DENIED family="alg" sock_type="seqpacket"

Anyone know which if any interface gets rid of this, if any:

AVC apparmor="DENIED" operation="create" profile="snap.mysnap.myservice" pid=11543 comm="node" family="alg" sock_type="seqpacket" protocol=0 requested_mask="create" denied_mask="create

network, network-bind and network-control are connected.

This is a nodejs snap (therefore comm=“node”, I think).

did snappy-debug give any hints in “recommend mode” ?

I don’t think we have an interface for this. Can you try adding the following to:

network alg seqpacket,

to the file /var/lib/snapd/apparmor/profiles/snap.mysnap.myservice (before the last }) and then run:

$ sudo apparmor_parser -r /var/lib/snapd/apparmor/profiles/snap.mysnap.myservice

and see if your service works now?

Yes, that does eliminate the DENIED.

I was wondering if any of the socket related declarations for daemons in snapcraft.yaml might address this? (The docs are rather terse with no examples.)

This nodejs snap does have multiple nodejs daemons. Currently the snapcraft only declares one, the controller, and it starts the others (in nodejs, not mentioned yet in snapcraft.yaml). The current plan though is to declare them all explicitly as daemons in snapcraft.yaml, where the controlled daemons are disabled (via install hook), then started manually by the controller. Would this level of visibility in snapcraft.yaml open the door to using socket related declarations to resolve this?

I don’t see any hints:

$ sudo journalctl --output=short --follow --all | sudo snappy-debug --recommend
kernel.printk_ratelimit = 0
= AppArmor =
Time: Mar 06 15:12:31
Log: apparmor="DENIED" operation="create" profile="mysnap.myapp" pid=20110 comm="node" family="alg" sock_type="seqpacket" protocol=0 requested_mask="create" denied_mask="create"

By the way, the bluetooth-control interface does eliminate the DENIED too, but it seems like a poor match for this case, which does not involve BT. https://bugs.launchpad.net/snappy/+bug/1613572

It now appears that root cause of the DENIED is the code performing calls to the kernel crypto API, a required function.

Probably we want a new specific interface just for accessing the kernel crypto functions here. Can you provide some more details about what kinds of kernel crypto functions your application uses (or perhaps a high level explanation of what the application is doing that needs kernel crypto functions)? The fact that this is a NodeJS daemon isn’t really relevant, I don’t think there’s anything intrinsic to being implemented in NodeJS that requires kernel crypto functions

See https://www.kernel.org/doc/html/v4.10/crypto/index.html for example of what that API looks like. If you don’t know why your application uses this, could you maybe provide details on what packages the application uses and we start there?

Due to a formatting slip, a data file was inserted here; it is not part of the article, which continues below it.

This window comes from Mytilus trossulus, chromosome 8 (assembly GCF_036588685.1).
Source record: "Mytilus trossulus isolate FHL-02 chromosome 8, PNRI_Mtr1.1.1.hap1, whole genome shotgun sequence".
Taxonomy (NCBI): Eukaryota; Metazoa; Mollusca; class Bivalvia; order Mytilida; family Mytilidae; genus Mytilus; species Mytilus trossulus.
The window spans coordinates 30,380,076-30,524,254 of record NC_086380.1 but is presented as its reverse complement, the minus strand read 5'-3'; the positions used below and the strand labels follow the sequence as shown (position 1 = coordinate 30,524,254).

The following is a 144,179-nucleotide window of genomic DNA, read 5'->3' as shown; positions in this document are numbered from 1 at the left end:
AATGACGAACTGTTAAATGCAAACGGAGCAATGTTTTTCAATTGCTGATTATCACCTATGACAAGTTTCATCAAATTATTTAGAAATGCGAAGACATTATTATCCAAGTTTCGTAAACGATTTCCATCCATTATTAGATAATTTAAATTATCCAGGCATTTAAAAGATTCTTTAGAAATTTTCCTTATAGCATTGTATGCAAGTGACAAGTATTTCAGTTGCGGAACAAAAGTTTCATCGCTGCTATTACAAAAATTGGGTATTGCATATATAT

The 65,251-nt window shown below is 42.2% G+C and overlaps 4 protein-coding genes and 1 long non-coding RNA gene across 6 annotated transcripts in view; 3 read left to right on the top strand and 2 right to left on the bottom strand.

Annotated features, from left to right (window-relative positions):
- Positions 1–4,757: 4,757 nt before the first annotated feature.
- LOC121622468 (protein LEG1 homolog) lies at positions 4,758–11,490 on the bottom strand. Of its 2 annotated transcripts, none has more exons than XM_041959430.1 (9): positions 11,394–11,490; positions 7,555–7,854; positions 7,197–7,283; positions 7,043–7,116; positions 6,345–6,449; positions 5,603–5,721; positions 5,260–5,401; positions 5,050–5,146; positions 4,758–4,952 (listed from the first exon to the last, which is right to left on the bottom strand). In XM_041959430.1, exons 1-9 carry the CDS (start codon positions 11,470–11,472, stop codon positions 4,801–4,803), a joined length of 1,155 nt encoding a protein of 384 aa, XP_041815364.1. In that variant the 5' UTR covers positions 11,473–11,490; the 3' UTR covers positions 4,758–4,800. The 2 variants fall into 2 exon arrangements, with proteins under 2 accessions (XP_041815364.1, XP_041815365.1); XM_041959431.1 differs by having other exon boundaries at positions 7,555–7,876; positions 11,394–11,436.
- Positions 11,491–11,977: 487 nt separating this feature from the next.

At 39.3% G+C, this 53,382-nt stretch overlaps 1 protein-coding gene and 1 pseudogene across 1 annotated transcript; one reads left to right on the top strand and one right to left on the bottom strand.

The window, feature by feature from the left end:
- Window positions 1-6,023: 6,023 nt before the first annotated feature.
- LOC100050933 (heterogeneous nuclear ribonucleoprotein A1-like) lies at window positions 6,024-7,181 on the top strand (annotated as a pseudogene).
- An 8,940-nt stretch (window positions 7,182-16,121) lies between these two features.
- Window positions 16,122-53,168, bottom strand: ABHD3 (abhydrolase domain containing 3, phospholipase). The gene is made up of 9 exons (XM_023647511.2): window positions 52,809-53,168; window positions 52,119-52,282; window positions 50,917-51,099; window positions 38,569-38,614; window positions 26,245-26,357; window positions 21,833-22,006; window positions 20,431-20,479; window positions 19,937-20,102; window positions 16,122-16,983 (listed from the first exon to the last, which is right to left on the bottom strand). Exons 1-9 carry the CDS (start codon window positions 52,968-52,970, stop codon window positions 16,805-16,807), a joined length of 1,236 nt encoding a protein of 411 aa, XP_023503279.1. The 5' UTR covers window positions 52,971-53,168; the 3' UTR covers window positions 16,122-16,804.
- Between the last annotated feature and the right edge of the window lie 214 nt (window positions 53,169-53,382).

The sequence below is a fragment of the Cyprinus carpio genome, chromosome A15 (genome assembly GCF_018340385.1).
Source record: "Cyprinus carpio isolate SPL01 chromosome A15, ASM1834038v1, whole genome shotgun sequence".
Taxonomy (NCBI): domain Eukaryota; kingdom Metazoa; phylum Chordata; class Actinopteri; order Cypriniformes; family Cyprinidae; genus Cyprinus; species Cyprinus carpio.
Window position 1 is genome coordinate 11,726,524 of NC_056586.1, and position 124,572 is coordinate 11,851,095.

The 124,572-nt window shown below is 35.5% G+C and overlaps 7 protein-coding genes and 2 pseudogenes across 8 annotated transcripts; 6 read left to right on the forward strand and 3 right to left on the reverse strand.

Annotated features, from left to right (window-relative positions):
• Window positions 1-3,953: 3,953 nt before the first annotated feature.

What @ijohnson said would seem to cover the common use cases.

As referenced in the Kernel Crypto Userspace API documentation, specifically the https://www.kernel.org/doc/html/v4.10/crypto/userspace-if.html#symmetric-cipher-api functions would be essential.

We would like the capability to create, close, read from, and write to afg family sockets

@jdstrand WDYT about a (strawman) kernel-crypto-control interface which (for now) just has apparmor for:

network alg seqpacket,

which doesn’t auto-connect and is intended to be used with network-bind and network? I don’t think it makes sense to add this to network-control (maybe it does?), but then again maybe there is not a large attack surface exposed by this kernel crypto function API and it could be put in an already existing and less privileged interface?

I read https://www.kernel.org/doc/html/v4.10/crypto/userspace-if.html and adding a new interface seems to make sense OTOH, though I’d probably want others from the security team (eg, @alexmurray or perhaps Chris or John) to review the concept. We currently won’t be able to mediate the sockaddr data structure in a fine-grained manner though, so it would be all or nothing. We’d also need to verify if AF_ALG can’t be used for anything else.

I’m not sure kernel-crypto-*control* is right since we aren’t controlling anything AFAICS in the userspace docs; we’re just accessing crypt functionality.

Also, I would want this to be standalone from network* since it should be required that a command that uses AF_ALG need network access. This would likely need some additional seccomp policy (or possibly apparmor).

I’ve taken a TODO to look at this, but it is currently not roadmapped.

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